This much-loved biennial produces rose-purple or white thistle-like flowerheads, which top the long stems in July and August. It adds a structural element to planting, and is perfect for a sunny wildflower border or wildlife garden where it will act as a magnet to bees and goldfinches, which love to feast on the seedheads. These seedheads also dry really well, so will make handsome additions to everlasting arrangements in the home. Commonly known as teasel, its name refers to the spiny heads that were once used for raising or 'teasing out' the nap on fabrics.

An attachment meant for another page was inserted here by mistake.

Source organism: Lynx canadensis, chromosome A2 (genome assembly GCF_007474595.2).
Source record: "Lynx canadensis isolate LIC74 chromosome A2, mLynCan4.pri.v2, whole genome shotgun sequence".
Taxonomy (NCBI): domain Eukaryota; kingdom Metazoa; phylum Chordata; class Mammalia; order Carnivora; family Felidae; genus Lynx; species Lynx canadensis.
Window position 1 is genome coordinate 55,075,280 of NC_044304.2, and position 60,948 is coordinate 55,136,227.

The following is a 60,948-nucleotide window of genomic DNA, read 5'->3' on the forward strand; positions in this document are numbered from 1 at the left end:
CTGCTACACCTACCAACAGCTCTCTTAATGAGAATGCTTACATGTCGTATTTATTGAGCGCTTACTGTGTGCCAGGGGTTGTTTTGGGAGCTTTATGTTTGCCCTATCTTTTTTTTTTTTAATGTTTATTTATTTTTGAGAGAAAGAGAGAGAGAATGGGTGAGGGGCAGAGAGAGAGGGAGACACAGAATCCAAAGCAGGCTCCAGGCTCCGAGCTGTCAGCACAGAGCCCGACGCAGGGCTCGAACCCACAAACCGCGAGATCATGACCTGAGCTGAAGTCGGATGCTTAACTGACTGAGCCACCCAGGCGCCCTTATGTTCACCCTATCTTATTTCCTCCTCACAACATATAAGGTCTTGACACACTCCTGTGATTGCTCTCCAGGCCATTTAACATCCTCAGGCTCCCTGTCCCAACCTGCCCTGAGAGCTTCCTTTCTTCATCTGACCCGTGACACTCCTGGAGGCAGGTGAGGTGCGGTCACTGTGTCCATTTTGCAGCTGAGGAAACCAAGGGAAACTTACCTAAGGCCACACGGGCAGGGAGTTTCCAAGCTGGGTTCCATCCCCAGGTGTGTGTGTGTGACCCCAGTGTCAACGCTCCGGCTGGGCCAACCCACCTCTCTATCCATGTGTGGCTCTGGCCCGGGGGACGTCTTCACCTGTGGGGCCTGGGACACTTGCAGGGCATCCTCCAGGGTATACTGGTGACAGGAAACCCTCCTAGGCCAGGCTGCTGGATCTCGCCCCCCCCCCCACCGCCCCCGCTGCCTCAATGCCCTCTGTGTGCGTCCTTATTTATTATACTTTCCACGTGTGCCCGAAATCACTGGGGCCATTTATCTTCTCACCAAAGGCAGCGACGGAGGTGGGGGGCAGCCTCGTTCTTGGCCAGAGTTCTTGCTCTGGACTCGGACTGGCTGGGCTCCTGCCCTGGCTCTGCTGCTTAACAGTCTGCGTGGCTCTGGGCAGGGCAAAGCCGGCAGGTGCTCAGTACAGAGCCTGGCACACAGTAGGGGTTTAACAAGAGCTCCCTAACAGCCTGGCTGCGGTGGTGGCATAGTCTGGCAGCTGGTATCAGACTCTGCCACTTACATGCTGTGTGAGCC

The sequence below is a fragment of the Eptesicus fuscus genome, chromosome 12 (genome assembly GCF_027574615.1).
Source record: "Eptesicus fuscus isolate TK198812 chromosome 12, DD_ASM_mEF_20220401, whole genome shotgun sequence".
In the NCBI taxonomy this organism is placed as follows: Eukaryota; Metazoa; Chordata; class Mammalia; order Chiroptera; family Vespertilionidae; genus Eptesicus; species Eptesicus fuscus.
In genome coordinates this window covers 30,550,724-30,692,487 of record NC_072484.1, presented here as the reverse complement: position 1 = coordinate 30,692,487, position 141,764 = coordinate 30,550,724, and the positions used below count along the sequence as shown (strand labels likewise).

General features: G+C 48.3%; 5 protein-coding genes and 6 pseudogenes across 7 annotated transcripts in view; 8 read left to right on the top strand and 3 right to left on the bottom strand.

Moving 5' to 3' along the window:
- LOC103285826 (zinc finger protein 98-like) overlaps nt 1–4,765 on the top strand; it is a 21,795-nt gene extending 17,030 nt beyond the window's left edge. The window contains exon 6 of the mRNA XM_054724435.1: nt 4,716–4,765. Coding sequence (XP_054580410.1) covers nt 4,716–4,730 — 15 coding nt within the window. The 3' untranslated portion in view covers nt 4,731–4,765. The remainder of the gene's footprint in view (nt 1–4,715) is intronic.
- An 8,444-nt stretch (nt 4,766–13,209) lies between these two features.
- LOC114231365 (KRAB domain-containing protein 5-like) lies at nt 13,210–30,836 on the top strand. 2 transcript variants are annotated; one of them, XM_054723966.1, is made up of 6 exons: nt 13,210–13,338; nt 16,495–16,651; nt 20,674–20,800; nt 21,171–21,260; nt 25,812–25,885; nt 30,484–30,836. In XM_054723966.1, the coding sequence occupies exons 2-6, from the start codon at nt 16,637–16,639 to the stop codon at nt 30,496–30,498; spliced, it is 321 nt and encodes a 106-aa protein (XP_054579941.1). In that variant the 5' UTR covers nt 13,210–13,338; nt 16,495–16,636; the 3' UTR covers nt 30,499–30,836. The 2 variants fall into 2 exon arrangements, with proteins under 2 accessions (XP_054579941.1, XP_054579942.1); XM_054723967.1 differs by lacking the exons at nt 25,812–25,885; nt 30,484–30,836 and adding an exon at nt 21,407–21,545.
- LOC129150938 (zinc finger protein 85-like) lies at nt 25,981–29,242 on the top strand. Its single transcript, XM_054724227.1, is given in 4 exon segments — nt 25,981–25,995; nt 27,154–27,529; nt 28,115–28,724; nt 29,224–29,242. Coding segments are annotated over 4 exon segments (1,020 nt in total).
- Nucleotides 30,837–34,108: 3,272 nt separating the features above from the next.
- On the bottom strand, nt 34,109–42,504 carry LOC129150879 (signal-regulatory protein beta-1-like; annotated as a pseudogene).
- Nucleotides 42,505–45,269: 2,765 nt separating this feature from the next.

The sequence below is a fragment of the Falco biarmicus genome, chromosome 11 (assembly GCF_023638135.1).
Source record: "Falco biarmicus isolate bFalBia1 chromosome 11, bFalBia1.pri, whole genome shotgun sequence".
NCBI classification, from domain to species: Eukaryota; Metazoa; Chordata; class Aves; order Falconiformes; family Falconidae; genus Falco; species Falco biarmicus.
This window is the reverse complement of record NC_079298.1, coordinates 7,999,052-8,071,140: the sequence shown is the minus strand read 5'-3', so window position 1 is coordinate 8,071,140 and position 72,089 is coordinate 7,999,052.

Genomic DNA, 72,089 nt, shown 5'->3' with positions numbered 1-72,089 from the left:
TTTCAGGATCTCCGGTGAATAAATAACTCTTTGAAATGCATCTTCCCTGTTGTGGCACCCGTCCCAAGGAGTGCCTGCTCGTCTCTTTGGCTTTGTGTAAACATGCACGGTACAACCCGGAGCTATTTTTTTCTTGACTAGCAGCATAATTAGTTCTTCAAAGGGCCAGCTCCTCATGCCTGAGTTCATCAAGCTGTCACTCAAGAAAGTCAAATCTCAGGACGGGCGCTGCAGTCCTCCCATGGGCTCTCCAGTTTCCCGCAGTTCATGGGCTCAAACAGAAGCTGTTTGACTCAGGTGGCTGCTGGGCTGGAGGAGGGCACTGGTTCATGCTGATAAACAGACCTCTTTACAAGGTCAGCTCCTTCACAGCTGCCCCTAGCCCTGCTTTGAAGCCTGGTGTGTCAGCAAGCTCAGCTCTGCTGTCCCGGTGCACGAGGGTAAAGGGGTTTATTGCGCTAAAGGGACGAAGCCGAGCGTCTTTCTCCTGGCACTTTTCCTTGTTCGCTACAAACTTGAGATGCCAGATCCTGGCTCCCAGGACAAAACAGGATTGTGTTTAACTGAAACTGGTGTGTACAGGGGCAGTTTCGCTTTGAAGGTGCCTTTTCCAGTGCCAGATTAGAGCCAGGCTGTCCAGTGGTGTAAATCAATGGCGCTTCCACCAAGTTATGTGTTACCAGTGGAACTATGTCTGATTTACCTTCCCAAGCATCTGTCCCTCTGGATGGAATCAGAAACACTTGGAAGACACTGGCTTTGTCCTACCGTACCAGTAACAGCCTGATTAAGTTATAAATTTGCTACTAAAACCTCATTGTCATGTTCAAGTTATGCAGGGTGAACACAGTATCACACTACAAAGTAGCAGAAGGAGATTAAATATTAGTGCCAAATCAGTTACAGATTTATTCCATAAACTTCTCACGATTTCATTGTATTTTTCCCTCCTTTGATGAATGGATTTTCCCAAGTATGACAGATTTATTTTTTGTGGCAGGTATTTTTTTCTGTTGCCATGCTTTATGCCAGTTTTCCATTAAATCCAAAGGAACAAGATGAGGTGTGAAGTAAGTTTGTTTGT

Garden care: Gather flower-heads for use in dried flower arrangements from mid- to late summer before the seedheads begin to ripen. Do make sure you leave some for the birds however - and still have some to scatter their seed, which will ensure a new batch of seedlings in the following year.